This time around we have also asked the representatives of the authorities, diplomatic corps, international institutions, business associations, media and many others to express their views on the possible re-arrangement of power in the world, the European and regional political scene, the influences on Serbia’s accession to the EU, economic development, investments in culture, and as an inevitable question this year, elections which are taking place in many countries, including Serbia. We talked to H.E. CARLO LO CASCIO, Italian Ambassador to Serbia
The EU is facing Brexit and enlargement issues. What will be the outcome of the negotiations about a free trade agreement with the UK and how will the new accession methodology consolidate the EU and affect the Western Balkans?
Even if we are dealing with the two issues at the same time, Brexit and enlargement are two very different processes. On one side we have a country that unfortunately decided to leave the EU and is now trying to negotiate an FTA, on the other side we have the Western Balkan countries that are working hard to be part of the Union. I can proudly say that Italy played an essential role in keeping the debate on enlargement at the top of the EU agenda. Prime Minister Conte was among the first to point out that the decision of the European Council of not opening negotiations with Albania and North Macedonia last October was a historical mistake. Immediately after that, we promoted an open discussion in Brussels with our partners and the Commission. We are in favour of a new methodology aimed at improving the accession process by making it more effective and efficient. Nevertheless, in our view, it is equally important to preserve the progress already made by candidate countries, in particular by the frontrunners Serbia and Montenegro.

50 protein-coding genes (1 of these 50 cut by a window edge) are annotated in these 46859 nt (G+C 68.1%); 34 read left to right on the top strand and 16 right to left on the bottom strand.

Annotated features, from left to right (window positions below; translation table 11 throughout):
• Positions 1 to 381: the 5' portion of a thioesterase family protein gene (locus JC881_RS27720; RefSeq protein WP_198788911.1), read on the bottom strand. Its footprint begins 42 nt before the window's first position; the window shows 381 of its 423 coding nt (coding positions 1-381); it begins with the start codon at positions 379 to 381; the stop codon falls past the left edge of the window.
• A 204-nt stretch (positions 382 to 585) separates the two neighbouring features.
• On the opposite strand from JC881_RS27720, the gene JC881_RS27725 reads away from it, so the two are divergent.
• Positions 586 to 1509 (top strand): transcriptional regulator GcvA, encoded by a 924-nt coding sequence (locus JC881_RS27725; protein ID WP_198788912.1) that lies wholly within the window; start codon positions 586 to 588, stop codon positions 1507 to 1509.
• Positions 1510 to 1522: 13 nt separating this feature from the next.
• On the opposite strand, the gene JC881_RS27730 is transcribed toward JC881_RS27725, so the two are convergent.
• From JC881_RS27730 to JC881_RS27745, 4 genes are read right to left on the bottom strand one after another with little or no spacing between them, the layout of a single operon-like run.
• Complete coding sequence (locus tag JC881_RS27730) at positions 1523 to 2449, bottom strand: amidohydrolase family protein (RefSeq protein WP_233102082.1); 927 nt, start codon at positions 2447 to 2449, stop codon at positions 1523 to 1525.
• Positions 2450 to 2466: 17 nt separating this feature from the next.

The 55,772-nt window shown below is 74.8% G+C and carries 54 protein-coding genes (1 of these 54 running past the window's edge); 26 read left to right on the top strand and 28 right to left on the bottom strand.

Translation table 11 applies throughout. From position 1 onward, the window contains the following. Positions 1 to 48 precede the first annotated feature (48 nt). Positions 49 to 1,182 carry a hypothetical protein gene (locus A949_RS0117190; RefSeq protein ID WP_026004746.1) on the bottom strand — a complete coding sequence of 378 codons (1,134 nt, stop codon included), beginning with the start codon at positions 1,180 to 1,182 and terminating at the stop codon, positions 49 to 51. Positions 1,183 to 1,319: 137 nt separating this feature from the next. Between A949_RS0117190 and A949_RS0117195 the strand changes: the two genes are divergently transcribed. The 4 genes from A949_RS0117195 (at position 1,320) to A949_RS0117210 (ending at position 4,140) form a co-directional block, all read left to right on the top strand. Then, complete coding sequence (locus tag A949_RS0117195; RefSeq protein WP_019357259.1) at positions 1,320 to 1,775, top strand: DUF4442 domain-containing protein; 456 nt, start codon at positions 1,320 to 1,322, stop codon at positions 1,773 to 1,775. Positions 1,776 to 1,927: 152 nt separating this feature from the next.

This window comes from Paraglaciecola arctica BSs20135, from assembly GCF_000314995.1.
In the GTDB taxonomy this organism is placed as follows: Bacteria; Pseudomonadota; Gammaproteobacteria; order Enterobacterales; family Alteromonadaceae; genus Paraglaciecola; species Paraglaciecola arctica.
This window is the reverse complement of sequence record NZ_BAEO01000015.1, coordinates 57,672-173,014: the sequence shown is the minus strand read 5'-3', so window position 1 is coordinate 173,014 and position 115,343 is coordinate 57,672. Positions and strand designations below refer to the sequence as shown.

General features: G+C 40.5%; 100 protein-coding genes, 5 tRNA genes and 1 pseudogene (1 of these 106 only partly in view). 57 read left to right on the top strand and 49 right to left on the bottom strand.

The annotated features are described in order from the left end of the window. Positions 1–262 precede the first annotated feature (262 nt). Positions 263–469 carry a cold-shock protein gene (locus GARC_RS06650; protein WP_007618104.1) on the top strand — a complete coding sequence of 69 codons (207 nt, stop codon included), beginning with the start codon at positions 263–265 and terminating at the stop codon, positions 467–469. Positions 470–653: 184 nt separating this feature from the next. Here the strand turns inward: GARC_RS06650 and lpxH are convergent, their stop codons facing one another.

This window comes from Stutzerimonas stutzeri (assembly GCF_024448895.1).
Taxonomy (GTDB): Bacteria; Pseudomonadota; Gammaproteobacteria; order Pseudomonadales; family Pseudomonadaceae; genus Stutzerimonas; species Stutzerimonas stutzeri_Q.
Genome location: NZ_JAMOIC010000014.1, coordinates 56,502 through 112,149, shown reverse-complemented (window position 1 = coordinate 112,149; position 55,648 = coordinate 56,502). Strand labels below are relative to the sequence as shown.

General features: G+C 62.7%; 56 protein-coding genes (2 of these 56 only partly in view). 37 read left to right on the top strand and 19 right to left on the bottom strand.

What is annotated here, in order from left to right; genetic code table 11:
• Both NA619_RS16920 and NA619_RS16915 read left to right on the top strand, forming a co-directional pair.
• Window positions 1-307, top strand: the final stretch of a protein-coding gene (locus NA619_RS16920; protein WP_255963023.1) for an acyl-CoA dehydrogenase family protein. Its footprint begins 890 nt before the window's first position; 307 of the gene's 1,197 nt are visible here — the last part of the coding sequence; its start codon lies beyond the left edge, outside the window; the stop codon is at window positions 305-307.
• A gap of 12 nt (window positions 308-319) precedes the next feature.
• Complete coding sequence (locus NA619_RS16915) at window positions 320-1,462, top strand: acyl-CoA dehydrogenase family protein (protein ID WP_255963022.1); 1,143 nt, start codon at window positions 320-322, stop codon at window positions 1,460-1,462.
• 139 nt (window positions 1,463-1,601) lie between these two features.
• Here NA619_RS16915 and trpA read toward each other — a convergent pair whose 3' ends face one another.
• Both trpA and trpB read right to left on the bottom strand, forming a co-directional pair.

Elections at different levels will take place in five Western Balkan countries in 2020, including Serbia, plus this is an election year in the United States. What trends can we expect to see in the light of these developments in Serbia, the Western Balkans and eventually in the world?
Elections are at the heart of democracy, since they allow citizens to express their political opinion by voting. Here in Serbia administrative and parliamentary elections will take place on the 26th of April, but already in the past months the European Parliament worked closely with all the political forces of the country to facilitate a constructive dialogue between the majority and the democratic opposition. The European Union, together with all the other international partners of Serbia, will continue to follow the situation. I am confident that the voting procedures will take place in full transparency, since it is in the interest of Serbia to show to the region and to the world its democratic values.